Wetland and Aquatic Research Center

Education

Filter Total Items: 24
Date published: October 21, 2021
Status: Active

Episode 10: Batastic Conservation of the Florida Bonneted Bat

In this episode of Outstanding in the Field we head to southern Florida to learn about one of North America’s most misunderstood - yet threatened - mammals: bats.

Date published: April 14, 2021
Status: Active

USGS Nonindigenous Aquatic Species Database Coloring Sheets

The NAS database tracks the distribution of introduced aquatic organisms across the United States. The publicly accessible information repository monitors, records, and analyzes reported sightings for >1,300 species like lionfish, zebra mussels, and hydrilla. The database contains observations from as early as 1800, derived from many sources, including scientific literature; federal, state...

Date published: April 9, 2021
Status: Active

Episode 7 - Science in the Swamp

In this episode of Outstanding in the Field, we take you to the swamps and coastal wetlands of Louisiana, the land of bayous and beignets and a state with one of the most dynamic coastlines in the United States. The wetlands that make up the Louisiana coast are vast and help protect important cultural and natural resources. Here we learn about how USGS plays a key role in monitoring coastal...

Contacts: Suzanna Soileau
Date published: December 30, 2020
Status: Active

Non-native Marine Fishes Observed or Collected in Florida Waters

Below is a list of non-native marine fish species observed or collected in Florida. Each species is linked to a fact sheet with information on identification, biology and ecology. Maps indicate species occurrences linked to USGS-NAS data, which is available for download. Data may be downloaded directly from the map page of a particular species or you can contact Dr. Pam Schofield directly with...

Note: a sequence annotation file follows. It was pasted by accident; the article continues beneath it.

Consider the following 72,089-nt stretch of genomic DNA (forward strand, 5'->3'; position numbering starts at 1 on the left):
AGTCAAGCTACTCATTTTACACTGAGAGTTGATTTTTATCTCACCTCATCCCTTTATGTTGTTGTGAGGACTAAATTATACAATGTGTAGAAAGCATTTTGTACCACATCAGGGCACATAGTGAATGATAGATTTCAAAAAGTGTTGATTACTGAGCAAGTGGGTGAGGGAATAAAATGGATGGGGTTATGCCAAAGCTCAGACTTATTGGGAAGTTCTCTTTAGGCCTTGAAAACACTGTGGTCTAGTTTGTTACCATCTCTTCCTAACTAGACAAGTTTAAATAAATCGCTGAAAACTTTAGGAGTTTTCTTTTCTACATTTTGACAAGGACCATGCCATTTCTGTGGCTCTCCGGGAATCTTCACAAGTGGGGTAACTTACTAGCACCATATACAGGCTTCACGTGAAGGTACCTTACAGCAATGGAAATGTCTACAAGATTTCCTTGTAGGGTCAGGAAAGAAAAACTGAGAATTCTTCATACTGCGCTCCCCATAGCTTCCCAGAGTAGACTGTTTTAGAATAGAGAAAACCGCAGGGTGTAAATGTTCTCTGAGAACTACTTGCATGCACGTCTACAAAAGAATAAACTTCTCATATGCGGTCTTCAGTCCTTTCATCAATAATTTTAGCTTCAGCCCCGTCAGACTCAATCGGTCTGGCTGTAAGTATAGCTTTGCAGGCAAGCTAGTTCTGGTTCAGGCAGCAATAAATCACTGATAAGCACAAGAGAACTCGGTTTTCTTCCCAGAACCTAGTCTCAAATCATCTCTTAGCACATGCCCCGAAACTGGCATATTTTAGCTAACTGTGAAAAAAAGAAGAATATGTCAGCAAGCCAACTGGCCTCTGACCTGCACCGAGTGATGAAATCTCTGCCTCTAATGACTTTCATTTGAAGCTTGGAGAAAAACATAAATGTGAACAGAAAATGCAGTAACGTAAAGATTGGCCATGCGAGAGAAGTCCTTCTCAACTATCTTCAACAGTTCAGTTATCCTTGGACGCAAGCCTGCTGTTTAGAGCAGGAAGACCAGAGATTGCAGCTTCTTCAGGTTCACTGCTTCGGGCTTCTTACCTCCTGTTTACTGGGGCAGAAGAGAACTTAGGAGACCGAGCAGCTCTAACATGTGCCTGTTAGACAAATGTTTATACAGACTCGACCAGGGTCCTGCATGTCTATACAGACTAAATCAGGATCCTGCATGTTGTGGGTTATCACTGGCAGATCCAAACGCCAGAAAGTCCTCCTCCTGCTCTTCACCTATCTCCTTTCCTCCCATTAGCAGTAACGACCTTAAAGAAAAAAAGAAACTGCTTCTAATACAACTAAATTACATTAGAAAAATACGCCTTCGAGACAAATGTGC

Date published: November 27, 2020
Status: Active

Scorpaenidae

Family Scorpaenidae include scorpionfish and are found in the Indian, Pacific, and Atlantic oceans. Scorpaenidae is one of the largest families of fishes, comprising well over 150 species.

Date published: November 27, 2020
Status: Active

Serranidae

Family Serranidae consists of groupers, many of which are top-predators, consuming other fishes, crustaceans (e.g., crabs, shrimps), and squids. Groupers are found in various habitats including coral reefs, estuaries, and rocky reefs of the tropical and subtropical regions of the world. Juveniles generally inhabit seagrass beds.

Date published: November 27, 2020
Status: Active

Siganidae

Family Siganidae includes rabbitfishes or spinefoots. Rabbitfishes are native to the Indo-Pacific and commercially important.

Date published: November 27, 2020
Status: Active

Tetraodontidae

Family Tetraodontidae includes pufferfish, the majority of which are toxic. These fishes are primarily found in the ocean, but also use brackish and freshwater habitats.

Date published: November 27, 2020
Status: Active

Pomacentridae

Family Pomacentridae includes the damselfishes and clownfishes. Damselfishes are one of the most abundant species spotted on coral reefs, and are popular aquarium fish due to their bright colors. Most damselfishes are tropical; however, a few species inhabit cooler temperate waters.

Date published: November 27, 2020
Status: Active

Grammatidae

Family Grammatidae consists of basslets, which are small, brightly colored fishes found in coral reefs and rocky ledges in tropical western Atlantic Ocean. They are closely related to groupers. 

Date published: November 27, 2020
Status: Active

Hemiscylliidae

Family Hemiscylliidae includes sharks known as bamboosharks and are found in the tropical western Pacific Ocean. Bamboosharks live in nearshore waters, and are typically docile. 

Date published: November 27, 2020
Status: Active

Pomacanthidae

Family Pomacanthidae, which consists of angelfishes, are brightly colored fishes common in the aquarium trade.